Through faith in Christ, the believer’s status is changed from one of guilty to pardoned (Rom. 5:1). Believers are no longer under law but under grace (Rom. 6:14). By grace believers are rescued “from the domain of darkness, and transferred to the kingdom of His beloved Son… (Col. 1:13).
Thus, the law in the hand of Christ no longer condemns the believer. The law no longer threatens the believer with vindictive wrath. In Christ, there is no threatening of eternal, vindictive wrath and punishment. In Christ, believers have no fear of judgment. “There is no fear in love, but perfect love casts out fear. For fear has to do with punishment, and whoever fears has not been perfected in love,” (1 Jn. 4:18). Believers no longer fear the threats and punitive punishments of the law because they are under grace. Ralph Erskine, quoting Samuel Rutherford, wrote, “The Gospel forbids nothing under pain of damnation to a justified believer, more than to Jesus Christ.”
“The Gospel forbids nothing under pain of damnation to a justified believer, more than to Jesus Christ.”
Does this then suggest that sin in believers is less serious than sin in unbelievers?
Sin, whether in believers or unbelievers, is always a serious offense to a holy God (Hab. 1:13). There are examples in Scripture of God being angry with His children and disciplining them (e.g., Ps. 79:5; 85:5; Heb. 12:5-11). But, this is far different than God’s vindictive anger.
Ralph Erskine explains, “Though the sins of believers deserve hell, and the intrinsic demerit of sin is still the same; [yea, I think the sins of believers being against so much love, and so many mercies, they deserve a thousand hells, where others deserve one;] yet, being dead to the law, he hath no vindictive wrath to fear, Rom. v. 9, “While we were sinners, Christ died for us; and much more now being justified by his blood, we are saved from wrath through Him;” and sure he is not to fear that which God calls him to believe he is saved from: his slavish fear, therefore, is from unbelief, and weakens his hands in duties” (Law-Death, Gospel-Life, p. 56).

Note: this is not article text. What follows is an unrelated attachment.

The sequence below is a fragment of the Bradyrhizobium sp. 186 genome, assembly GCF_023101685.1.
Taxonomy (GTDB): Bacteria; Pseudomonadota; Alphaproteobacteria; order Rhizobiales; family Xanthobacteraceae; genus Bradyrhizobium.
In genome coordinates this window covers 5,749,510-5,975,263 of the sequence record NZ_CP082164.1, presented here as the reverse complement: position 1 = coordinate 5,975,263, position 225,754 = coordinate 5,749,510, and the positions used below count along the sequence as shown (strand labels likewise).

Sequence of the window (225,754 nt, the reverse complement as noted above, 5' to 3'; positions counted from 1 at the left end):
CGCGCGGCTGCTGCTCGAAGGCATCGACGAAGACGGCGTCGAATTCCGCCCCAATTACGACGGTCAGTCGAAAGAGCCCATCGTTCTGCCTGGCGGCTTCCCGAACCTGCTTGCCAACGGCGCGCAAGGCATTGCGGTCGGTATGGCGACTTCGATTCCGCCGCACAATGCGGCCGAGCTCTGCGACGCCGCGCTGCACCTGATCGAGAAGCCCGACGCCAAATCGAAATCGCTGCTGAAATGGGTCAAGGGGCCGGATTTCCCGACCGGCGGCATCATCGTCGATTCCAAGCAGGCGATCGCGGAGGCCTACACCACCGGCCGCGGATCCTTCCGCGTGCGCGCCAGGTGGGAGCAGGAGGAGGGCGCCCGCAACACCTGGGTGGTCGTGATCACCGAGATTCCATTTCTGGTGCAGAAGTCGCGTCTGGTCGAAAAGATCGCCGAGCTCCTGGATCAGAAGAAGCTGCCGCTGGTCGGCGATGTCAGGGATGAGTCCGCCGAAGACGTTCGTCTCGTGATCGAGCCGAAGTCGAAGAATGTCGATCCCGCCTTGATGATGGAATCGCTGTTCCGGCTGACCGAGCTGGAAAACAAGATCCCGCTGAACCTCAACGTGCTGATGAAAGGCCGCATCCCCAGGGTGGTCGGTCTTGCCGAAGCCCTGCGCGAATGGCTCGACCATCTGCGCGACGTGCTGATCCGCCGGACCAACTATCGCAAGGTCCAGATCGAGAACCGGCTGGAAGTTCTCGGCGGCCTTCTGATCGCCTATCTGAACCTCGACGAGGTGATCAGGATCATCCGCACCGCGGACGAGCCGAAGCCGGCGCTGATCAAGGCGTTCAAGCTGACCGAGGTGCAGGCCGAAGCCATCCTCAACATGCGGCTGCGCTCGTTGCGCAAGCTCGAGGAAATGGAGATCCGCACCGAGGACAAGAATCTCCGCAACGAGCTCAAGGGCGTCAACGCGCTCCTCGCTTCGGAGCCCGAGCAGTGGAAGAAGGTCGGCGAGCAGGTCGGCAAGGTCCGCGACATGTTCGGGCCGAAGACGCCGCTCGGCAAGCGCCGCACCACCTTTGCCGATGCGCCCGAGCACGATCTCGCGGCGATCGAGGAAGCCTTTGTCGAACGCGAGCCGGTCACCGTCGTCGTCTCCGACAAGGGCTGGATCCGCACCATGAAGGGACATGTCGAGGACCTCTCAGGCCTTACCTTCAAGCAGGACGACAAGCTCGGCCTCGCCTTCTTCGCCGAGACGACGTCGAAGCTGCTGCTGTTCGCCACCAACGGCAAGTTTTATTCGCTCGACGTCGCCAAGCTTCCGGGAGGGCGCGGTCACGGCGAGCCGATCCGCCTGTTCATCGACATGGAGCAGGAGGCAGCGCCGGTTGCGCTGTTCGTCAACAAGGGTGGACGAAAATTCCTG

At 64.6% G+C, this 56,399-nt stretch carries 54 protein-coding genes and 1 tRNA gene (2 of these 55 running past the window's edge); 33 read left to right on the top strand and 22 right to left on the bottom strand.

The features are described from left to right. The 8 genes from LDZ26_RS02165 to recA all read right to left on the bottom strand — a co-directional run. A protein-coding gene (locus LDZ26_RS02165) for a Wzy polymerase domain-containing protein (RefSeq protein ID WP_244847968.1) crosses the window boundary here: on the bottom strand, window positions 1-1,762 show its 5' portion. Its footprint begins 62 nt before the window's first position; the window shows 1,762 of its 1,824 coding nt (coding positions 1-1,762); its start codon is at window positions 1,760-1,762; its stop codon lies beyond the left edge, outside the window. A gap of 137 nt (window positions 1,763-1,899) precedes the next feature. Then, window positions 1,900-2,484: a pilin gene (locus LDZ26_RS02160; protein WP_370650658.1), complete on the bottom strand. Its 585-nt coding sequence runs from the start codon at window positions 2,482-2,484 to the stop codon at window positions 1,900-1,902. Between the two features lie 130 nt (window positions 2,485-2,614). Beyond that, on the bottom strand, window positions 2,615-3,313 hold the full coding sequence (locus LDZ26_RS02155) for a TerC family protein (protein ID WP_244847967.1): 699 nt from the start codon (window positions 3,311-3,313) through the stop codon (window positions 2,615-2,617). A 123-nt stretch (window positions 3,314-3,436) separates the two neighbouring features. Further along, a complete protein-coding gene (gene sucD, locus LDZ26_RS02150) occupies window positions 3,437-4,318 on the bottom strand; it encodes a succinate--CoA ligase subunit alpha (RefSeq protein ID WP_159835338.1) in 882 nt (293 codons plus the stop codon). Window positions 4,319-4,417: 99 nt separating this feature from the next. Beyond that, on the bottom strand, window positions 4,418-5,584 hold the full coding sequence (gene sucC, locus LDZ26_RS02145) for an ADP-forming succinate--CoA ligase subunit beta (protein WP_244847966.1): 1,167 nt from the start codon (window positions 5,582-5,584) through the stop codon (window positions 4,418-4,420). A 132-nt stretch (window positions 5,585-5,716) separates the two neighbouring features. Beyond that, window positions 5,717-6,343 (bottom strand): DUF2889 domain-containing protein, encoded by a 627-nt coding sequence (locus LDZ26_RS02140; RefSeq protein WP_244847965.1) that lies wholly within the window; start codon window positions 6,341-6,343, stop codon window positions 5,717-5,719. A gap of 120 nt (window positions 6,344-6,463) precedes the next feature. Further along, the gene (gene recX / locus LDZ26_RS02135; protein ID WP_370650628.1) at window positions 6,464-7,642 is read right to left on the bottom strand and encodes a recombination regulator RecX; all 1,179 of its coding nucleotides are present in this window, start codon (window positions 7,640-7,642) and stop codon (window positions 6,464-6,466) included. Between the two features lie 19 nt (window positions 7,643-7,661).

Slavish fear and doubts concerning God’s favor arise from failing to keep the Gospel central in one’s mind and affections.
Vindictive wrath is applied to those who are dead in sin and under the law. Fatherly chastisement is applied to those who are alive in Christ and dead to the law. To be sure, as Erskine points out, the sins of believers deserve vindictive wrath and eternal hell. The intrinsic demerit of sin in a believer is still the same as in unbelievers. God will always find in believers just reason for disciplining them. Yet, because Christians are in union with Christ and thus dead to the law, there is no more vindictive wrath to fear (cf., Rom. 8:1; 1 John 4:18). Why? The blood of Christ shed on the Cross quenched the fire of God’s vindictive wrath (cf., Rom. 5:9). Christ exhausted God the Father’s wrath against sin on the Cross (Rom. 3:25). Because we are in union with Christ, we have been delivered from God’s wrath (via Christ’s propitiation). We are not to fear that which God calls us to believe we are saved from (Rom. 5:1, 10-11).